Jeneé Osterheldt

You won’t believe the wait for Columbus Park Ramen Shop, but it’s worth it

Mmmm, at Columbus Park Ramen Shop, the soup is packed with much more than ramen noodles.
Mmmm, at Columbus Park Ramen Shop, the soup is packed with much more than ramen noodles. File photo

It’s been open for three months, and Kansas Citians are still lining up outside of the Columbus Park Ramen Shop.

No, really. I was there on an arctic Saturday night and a dozen people stood outside for an hour, drinking beers and waiting for a table.

This is KC. They weren’t waiting for Chiefs tickets or burnt ends. Folk were patiently and happily waiting for bowls of broth and noodles.

I get it. I like big bowls and I cannot lie. Listen, foodie friends: I know now that the ramen is worth the wait.

But on this Saturday night, I wasn’t in the mood for standing around in the cold. I was at that spot when hunger meets anger: hangry. Josh and Abbey-Jo Eans, owners of Happy Gillis Cafe & Hangout, opened this ramen noodle shop in a 350-square-foot converted garage next door. It was my first time there, and I’d forgotten how tiny that is. It seats about 23 people. On a Saturday night after 6:30, you can expect to wait 45 minutes or more.

Somebody should have warned me — just like people should always be told about Gates Bar-B-Q. There, the woman at the counter yells, “Hi! May I help you?” not out of simple courtesy. It is a command. She’s ready to take your order, and if you don’t know what you want, step out of the way.

When you’re prepared, it’s charming. But when you’re on the outside of this inside joke, it can ruin the experience. So it helps to be forewarned about the Columbus Park Ramen Shop.

There are five rules stated outside the front door of this rockin’ ramen garage. Let me break them down for you:

Sign in when you arrive. Walk in the door and add your name to the list. Leave your cellphone number. Say you are perfectly open to sitting at a community table (dining with strangers). Trust me, the people at your table are concerned only about their ramen and each other. Sit down and get your grub on.

Listen for your name. Maybe you’ll luck out and get a table right away (your best shot is right when it opens at 5 p.m. or during that last hour before closing). If not, hope to wait with the crowd huddled along the walls. If all else fails, order a beer and stand outside. I chose to sit in the warmth of my car. They have your phone number. They even text you an estimated wait time and virtual wait list.

Whatever you do, grab a menu. There are only four options, but you’ll want to be ready to order when your time comes. (I love the Shoyu: chicken/dashi broth, roasted Amish chicken, marinated farm egg, marinated shitake, scallions and the Japanese chili pepper seasoning yuzukoshō.) Oh, always order the daily pickle. It’s an assortment of veggies, fruits and garnishes for your soup. To drink, try the sparkling peach jellied sake. It’s weird but good.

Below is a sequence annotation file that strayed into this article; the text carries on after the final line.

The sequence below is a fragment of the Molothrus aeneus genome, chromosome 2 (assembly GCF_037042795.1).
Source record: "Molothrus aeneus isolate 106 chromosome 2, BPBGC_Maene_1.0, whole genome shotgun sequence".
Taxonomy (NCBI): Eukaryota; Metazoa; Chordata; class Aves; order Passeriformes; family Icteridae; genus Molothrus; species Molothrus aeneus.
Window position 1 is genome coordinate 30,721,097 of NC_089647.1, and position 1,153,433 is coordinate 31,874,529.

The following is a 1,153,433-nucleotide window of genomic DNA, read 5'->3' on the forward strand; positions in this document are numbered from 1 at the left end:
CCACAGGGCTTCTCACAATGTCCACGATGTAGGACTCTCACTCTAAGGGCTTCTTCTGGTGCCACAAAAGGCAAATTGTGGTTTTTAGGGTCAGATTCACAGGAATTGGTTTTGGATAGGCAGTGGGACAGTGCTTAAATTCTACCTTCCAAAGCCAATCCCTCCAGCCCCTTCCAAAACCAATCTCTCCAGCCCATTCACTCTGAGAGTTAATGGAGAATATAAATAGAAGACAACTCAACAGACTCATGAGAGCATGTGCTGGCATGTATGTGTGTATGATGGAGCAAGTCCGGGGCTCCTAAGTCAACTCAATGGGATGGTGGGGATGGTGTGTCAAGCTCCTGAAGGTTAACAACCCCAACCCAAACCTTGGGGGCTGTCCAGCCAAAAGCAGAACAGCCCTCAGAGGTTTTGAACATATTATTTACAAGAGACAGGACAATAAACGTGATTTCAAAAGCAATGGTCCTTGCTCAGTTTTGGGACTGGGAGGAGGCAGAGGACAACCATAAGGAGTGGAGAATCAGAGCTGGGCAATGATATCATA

Seating is based on availability, not the order in which you arrive. If a party of four gets there before a party of two, the party of two might get a seat first. These are the breaks.

Enjoy quickly; others are hungry too. I know you’re excited. But this isn’t the kind of place you come to for long conversations and catching up with old friends. The music is amazing. I heard KRS-One’s “MC’s Act Like They Don’t Know” and Pete Rock and C.L. Smooth’s “They Reminisce Over You,” and I wanted to dance. But this is a quickie. Whether you’re eating with a spoon, chopsticks or you asked for a fork, dig in and get out.

Corie Rast, restaurant manager, says the average dining experience takes no more than 35 minutes (ours took 40). It’s not just about turning the tables over quickly. She says it’s important to eat the ramen while it’s fresh and hot, preferably within 20 minutes. As she says, “slurp loudly and unapologetically.” Do that, y’all. Then wipe your chin, pay and leave.

Come back tomorrow. You’ll want to return, soon. But understand the hours and days are limited. The restaurant, 549 Gillis St., is open only 5 to 10 p.m. Thursdays and Sundays and 5 to 11 p.m. Fridays and Saturdays. I’ve been twice this month. On a Saturday, we arrived at 6:30 p.m. and waited 61 minutes. On a Thursday we walked in at 5:52 p.m. and it took only a few minutes to get a seat at a community table. By the time our food arrived, a small crowd was forming outside. But carry-out is an option if waiting just to hurry up and eat isn’t your thing.

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